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What we know, do not know, and need to know about climate change vulnerability in the western Canadian Arctic: a systematic literature review

Created: 2/01/2010 - Updated: 3/14/2019

Abstract

This letter systematically reviews and synthesizes scientific and gray literature publications (n = 420) to identify and characterize the nature of climate change vulnerability in the Inuvialuit Settlement Region of the western Canadian Arctic and identify gaps in understanding.The literature documents widespread evidence of climate change, with implications for human and biophysical systems. Adaptations are being employed to manage changing conditions and are indicative of a high adaptive capacity. However, barriers to adaptation are evident and are expected to constrain adaptive capacity to future climate change. Continued climate change is predicted for the region, with differential exposure sensitivity for communities, groups and sectors: a function of social–economic–biophysical characteristics and projected future climatic conditions. Existing climate risks are expected to increase in magnitude and frequency, although the interaction between projected changes and socio-economic–demographic trends has not been assessed. The capacity for adapting to future climate change has also not been studied. The review identifies the importance of targeted vulnerability research that works closely with community members and other stakeholders to address research needs. Importantly, the fully categorized list of reviewed references accompanying this letter will be a valuable resource for those working or planning to work in the region, capturing climate change research published since 1990. At a broader level, the systematic review methodology offers a promising tool for climate/environmental change studies in general where there is a large and emerging body of research but limited understanding of research gaps and needs.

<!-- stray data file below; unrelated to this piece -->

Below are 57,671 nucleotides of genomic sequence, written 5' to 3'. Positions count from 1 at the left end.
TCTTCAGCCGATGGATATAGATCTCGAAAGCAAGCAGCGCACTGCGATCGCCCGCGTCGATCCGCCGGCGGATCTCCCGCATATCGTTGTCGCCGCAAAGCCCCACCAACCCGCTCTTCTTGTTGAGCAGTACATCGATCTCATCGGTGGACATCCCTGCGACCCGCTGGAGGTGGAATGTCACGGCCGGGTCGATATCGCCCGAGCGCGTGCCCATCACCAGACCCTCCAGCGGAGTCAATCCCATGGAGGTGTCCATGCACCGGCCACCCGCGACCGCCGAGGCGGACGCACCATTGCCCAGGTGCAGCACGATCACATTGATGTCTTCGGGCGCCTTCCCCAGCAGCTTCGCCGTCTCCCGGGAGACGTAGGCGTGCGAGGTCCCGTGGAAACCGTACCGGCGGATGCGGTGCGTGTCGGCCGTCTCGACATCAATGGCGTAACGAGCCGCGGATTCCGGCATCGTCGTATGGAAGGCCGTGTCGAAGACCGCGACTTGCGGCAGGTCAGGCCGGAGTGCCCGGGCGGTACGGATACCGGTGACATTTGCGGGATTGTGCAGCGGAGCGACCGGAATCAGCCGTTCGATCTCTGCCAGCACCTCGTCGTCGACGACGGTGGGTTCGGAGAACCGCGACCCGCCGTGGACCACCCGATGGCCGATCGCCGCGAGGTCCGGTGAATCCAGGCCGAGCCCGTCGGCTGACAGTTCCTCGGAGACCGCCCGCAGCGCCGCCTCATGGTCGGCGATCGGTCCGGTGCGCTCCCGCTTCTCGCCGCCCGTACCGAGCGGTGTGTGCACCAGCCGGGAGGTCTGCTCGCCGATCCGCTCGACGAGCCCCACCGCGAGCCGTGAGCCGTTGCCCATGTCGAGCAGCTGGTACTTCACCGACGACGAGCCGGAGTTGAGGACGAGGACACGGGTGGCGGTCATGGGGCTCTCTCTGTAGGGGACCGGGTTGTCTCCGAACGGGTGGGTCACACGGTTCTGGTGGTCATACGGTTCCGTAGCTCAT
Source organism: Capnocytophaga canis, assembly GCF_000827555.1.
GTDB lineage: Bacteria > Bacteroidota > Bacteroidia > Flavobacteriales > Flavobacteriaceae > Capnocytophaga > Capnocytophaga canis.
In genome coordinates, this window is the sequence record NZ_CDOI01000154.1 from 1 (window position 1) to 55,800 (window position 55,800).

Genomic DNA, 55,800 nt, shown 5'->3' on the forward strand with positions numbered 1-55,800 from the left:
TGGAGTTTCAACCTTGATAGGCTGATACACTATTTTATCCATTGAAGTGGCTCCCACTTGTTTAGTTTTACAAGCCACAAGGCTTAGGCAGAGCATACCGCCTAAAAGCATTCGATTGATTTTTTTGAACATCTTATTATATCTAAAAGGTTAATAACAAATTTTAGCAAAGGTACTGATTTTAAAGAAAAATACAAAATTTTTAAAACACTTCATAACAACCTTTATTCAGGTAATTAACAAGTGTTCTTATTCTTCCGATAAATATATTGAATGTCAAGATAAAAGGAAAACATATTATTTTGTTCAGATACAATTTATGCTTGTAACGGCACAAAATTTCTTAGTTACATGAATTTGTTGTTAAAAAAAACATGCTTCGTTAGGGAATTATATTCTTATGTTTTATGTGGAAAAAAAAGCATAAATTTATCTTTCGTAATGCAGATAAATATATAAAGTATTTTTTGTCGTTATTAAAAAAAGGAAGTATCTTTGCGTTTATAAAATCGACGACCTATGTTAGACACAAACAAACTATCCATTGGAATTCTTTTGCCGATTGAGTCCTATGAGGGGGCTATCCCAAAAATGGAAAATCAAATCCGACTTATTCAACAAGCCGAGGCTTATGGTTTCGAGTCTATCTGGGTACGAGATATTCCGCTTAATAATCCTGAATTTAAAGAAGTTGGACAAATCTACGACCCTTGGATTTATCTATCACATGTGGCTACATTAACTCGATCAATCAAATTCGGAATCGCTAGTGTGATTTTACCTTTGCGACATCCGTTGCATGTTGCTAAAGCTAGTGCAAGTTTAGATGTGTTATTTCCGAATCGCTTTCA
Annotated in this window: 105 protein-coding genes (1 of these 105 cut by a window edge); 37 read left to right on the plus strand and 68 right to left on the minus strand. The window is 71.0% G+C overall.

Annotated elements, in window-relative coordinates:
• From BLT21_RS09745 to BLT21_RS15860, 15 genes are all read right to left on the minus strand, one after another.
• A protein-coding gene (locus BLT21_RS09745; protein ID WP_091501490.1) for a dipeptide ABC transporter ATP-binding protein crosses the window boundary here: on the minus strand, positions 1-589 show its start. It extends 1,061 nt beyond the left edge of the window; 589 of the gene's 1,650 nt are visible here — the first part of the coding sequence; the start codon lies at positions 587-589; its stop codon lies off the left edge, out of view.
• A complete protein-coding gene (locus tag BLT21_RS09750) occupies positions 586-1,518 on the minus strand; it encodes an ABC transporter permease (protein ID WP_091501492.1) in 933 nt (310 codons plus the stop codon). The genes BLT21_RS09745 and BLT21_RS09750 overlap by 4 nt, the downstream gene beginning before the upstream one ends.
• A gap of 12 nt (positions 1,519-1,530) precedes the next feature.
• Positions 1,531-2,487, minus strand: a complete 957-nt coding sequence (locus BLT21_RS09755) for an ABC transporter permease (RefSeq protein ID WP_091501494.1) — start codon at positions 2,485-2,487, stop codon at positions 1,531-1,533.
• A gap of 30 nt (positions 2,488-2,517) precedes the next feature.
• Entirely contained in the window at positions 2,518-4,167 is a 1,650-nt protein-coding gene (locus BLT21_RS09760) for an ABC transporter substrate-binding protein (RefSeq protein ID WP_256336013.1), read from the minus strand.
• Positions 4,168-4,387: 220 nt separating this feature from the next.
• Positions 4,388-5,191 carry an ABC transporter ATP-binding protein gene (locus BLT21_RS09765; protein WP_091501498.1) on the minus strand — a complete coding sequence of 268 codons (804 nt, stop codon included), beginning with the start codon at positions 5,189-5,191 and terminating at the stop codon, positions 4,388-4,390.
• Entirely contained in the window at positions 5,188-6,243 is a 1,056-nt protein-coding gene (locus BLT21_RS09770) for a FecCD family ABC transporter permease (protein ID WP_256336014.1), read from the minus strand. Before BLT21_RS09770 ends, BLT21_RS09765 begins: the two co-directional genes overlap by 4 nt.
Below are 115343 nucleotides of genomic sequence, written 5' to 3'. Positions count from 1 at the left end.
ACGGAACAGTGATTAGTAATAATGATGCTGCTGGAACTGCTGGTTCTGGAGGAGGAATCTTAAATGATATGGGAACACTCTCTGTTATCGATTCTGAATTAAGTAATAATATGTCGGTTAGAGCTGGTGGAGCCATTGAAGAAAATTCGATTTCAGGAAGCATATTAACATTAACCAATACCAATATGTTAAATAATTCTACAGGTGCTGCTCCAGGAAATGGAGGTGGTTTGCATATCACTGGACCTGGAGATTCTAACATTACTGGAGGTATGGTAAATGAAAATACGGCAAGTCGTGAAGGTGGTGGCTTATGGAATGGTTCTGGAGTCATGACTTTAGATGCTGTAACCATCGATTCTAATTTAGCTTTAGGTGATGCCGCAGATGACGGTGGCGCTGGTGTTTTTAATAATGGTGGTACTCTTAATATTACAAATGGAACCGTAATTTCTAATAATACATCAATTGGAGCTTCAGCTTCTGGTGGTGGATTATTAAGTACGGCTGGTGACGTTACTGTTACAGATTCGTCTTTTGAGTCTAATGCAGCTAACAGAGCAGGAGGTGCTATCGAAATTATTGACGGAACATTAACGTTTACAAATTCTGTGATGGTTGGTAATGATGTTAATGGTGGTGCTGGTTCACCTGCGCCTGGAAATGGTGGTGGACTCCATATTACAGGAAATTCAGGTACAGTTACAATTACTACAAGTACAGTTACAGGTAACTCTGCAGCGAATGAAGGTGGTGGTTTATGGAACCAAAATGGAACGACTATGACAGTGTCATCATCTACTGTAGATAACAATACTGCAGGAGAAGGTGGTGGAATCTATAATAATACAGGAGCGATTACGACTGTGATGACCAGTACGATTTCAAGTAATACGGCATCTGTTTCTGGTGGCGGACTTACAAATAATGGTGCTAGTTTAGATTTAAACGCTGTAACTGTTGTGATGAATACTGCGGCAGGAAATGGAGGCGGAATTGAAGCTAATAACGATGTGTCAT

Published On

Tuesday, February 2, 2010

Keywords

Scale: 
Tribal / First Nation
Sector Addressed: 
Culture/communities
Disaster Risk Management
Rural / Indigenous Livelihoods
Target Climate Changes and Impacts: 
Erosion
Permafrost
Range shifts
Type of Adaptation Action/Strategy: 
Capacity Building
Conduct / Gather additional research, data, and products
Climate Type: 
Polar
Sociopolitical Setting: 
Rural

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